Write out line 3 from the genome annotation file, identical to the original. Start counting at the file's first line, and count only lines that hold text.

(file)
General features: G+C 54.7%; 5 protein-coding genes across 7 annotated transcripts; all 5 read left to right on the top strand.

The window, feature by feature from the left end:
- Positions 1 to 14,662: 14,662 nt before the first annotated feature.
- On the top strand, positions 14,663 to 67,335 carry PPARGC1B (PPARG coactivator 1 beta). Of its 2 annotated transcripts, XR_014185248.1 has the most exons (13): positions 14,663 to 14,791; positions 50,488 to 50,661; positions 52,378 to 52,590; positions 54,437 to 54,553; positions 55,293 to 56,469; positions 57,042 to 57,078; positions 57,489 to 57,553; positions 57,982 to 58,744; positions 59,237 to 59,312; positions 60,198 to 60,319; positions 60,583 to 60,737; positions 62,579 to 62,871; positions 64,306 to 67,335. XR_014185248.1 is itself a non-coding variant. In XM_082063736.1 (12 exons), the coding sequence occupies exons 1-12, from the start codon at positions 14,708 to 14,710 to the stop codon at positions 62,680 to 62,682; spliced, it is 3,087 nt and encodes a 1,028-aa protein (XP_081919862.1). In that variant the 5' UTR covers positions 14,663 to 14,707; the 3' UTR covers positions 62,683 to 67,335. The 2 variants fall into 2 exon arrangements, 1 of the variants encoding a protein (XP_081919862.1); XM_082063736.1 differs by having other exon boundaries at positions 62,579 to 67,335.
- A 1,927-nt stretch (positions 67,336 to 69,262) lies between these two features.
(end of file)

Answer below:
- Positions 1 to 14,662: 14,662 nt before the first annotated feature.